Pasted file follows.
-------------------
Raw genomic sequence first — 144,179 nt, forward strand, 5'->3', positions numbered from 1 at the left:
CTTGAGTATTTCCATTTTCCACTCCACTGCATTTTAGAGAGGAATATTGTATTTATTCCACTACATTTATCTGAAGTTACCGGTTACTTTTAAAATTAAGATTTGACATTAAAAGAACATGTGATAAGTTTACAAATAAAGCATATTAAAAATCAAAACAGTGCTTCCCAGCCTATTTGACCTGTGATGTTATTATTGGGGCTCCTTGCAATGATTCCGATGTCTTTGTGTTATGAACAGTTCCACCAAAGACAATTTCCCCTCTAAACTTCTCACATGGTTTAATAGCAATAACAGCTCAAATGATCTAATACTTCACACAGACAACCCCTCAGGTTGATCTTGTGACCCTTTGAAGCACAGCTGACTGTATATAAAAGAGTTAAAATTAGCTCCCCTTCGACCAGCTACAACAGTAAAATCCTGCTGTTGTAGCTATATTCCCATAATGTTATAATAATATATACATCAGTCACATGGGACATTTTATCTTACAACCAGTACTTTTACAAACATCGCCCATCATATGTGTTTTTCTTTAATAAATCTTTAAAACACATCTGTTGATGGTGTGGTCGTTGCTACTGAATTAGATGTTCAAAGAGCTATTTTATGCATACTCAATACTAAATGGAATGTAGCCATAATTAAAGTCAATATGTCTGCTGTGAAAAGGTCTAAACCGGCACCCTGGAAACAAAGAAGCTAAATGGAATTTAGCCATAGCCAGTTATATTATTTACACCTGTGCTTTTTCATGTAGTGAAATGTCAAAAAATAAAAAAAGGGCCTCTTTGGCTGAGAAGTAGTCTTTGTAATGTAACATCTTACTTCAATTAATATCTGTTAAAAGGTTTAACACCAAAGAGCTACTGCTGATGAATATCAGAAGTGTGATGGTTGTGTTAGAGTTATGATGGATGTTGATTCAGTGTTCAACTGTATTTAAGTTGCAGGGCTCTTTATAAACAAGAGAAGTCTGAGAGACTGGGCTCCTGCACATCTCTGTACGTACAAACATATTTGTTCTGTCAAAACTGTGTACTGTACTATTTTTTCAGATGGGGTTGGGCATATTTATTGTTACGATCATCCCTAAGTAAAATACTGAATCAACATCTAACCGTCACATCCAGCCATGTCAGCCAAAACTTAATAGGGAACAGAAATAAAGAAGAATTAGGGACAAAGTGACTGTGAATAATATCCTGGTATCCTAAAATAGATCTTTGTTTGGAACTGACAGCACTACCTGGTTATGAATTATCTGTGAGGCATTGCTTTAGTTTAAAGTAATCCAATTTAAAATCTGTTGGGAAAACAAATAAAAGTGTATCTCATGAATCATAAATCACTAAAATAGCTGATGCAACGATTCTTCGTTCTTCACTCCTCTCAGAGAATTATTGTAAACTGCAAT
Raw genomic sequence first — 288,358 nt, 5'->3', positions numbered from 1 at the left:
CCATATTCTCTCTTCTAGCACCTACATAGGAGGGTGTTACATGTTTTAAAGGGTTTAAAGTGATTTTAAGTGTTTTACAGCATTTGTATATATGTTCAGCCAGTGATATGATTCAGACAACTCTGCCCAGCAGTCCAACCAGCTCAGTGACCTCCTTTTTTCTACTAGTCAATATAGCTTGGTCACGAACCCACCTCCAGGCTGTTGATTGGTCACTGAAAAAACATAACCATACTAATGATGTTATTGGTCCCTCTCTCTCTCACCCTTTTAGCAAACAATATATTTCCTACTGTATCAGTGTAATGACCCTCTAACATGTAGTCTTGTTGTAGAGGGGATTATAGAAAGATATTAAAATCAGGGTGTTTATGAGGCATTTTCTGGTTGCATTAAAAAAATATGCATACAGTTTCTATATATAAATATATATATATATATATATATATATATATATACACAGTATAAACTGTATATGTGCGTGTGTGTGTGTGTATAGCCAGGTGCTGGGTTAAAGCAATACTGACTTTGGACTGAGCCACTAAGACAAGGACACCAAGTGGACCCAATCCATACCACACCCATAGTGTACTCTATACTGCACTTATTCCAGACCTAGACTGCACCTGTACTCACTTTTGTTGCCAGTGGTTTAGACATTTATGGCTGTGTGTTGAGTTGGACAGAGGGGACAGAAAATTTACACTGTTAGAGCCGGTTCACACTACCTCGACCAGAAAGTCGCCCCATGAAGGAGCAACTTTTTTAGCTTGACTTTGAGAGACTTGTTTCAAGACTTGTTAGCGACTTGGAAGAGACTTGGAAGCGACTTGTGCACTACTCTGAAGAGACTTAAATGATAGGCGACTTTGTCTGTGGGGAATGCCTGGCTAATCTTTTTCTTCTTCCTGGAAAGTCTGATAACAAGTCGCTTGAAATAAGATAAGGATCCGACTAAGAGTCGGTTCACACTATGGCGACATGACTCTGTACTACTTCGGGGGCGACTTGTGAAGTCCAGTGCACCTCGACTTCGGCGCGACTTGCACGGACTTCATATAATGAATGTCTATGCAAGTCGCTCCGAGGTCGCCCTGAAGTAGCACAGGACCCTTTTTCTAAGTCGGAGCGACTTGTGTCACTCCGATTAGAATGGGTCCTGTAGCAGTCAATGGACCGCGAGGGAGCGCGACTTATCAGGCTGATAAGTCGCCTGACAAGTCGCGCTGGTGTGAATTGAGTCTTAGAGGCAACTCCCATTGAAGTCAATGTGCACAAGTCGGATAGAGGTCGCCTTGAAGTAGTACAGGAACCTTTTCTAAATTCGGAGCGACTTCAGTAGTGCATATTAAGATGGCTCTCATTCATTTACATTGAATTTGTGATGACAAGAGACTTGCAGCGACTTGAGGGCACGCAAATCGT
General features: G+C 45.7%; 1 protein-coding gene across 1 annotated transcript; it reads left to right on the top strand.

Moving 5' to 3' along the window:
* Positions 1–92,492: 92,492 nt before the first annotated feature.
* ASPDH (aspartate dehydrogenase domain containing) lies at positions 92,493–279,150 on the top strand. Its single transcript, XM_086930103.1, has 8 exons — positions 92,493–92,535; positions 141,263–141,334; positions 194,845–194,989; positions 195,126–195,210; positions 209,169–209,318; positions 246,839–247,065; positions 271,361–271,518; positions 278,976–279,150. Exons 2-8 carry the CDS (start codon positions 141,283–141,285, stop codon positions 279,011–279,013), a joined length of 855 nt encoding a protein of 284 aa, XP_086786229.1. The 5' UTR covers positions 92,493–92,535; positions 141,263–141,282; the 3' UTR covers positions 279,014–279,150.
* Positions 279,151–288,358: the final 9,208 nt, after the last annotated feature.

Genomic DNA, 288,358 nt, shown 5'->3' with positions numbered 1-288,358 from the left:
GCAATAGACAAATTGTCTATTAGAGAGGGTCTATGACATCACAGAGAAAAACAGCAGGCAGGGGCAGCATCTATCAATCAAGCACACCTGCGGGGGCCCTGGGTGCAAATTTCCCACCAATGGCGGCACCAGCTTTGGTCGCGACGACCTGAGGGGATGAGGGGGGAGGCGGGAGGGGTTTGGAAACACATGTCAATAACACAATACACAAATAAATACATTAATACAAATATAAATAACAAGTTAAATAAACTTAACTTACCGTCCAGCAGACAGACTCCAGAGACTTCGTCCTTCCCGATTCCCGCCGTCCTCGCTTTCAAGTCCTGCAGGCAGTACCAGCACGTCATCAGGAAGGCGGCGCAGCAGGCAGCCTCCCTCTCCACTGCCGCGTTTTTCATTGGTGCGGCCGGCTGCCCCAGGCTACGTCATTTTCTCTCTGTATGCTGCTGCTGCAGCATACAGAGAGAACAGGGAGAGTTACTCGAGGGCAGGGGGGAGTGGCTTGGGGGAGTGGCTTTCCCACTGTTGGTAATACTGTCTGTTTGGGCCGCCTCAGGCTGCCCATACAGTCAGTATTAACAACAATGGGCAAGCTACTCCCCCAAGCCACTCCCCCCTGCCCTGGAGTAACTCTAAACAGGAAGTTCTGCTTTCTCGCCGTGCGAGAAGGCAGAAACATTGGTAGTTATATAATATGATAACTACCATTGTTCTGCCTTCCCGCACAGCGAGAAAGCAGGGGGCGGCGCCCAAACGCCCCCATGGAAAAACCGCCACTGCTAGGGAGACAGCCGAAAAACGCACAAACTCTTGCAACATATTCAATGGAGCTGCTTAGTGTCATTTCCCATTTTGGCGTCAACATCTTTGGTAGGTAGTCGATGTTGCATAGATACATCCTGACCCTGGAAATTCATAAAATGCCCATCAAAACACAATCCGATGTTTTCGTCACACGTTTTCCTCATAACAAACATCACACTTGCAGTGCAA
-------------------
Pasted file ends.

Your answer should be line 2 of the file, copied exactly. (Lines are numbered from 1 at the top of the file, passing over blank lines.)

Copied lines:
CTTGAGTATTTCCATTTTCCACTCCACTGCATTTTAGAGAGGAATATTGTATTTATTCCACTACATTTATCTGAAGTTACCGGTTACTTTTAAAATTAAGATTTGACATTAAAAGAACATGTGATAAGTTTACAAATAAAGCATATTAAAAATCAAAACAGTGCTTCCCAGCCTATTTGACCTGTGATGTTATTATTGGGGCTCCTTGCAATGATTCCGATGTCTTTGTGTTATGAACAGTTCCACCAAAGACAATTTCCCCTCTAAACTTCTCACATGGTTTAATAGCAATAACAGCTCAAATGATCTAATACTTCACACAGACAACCCCTCAGGTTGATCTTGTGACCCTTTGAAGCACAGCTGACTGTATATAAAAGAGTTAAAATTAGCTCCCCTTCGACCAGCTACAACAGTAAAATCCTGCTGTTGTAGCTATATTCCCATAATGTTATAATAATATATACATCAGTCACATGGGACATTTTATCTTACAACCAGTACTTTTACAAACATCGCCCATCATATGTGTTTTTCTTTAATAAATCTTTAAAACACATCTGTTGATGGTGTGGTCGTTGCTACTGAATTAGATGTTCAAAGAGCTATTTTATGCATACTCAATACTAAATGGAATGTAGCCATAATTAAAGTCAATATGTCTGCTGTGAAAAGGTCTAAACCGGCACCCTGGAAACAAAGAAGCTAAATGGAATTTAGCCATAGCCAGTTATATTATTTACACCTGTGCTTTTTCATGTAGTGAAATGTCAAAAAATAAAAAAAGGGCCTCTTTGGCTGAGAAGTAGTCTTTGTAATGTAACATCTTACTTCAATTAATATCTGTTAAAAGGTTTAACACCAAAGAGCTACTGCTGATGAATATCAGAAGTGTGATGGTTGTGTTAGAGTTATGATGGATGTTGATTCAGTGTTCAACTGTATTTAAGTTGCAGGGCTCTTTATAAACAAGAGAAGTCTGAGAGACTGGGCTCCTGCACATCTCTGTACGTACAAACATATTTGTTCTGTCAAAACTGTGTACTGTACTATTTTTTCAGATGGGGTTGGGCATATTTATTGTTACGATCATCCCTAAGTAAAATACTGAATCAACATCTAACCGTCACATCCAGCCATGTCAGCCAAAACTTAATAGGGAACAGAAATAAAGAAGAATTAGGGACAAAGTGACTGTGAATAATATCCTGGTATCCTAAAATAGATCTTTGTTTGGAACTGACAGCACTACCTGGTTATGAATTATCTGTGAGGCATTGCTTTAGTTTAAAGTAATCCAATTTAAAATCTGTTGGGAAAACAAATAAAAGTGTATCTCATGAATCATAAATCACTAAAATAGCTGATGCAACGATTCTTCGTTCTTCACTCCTCTCAGAGAATTATTGTAAACTGCAAT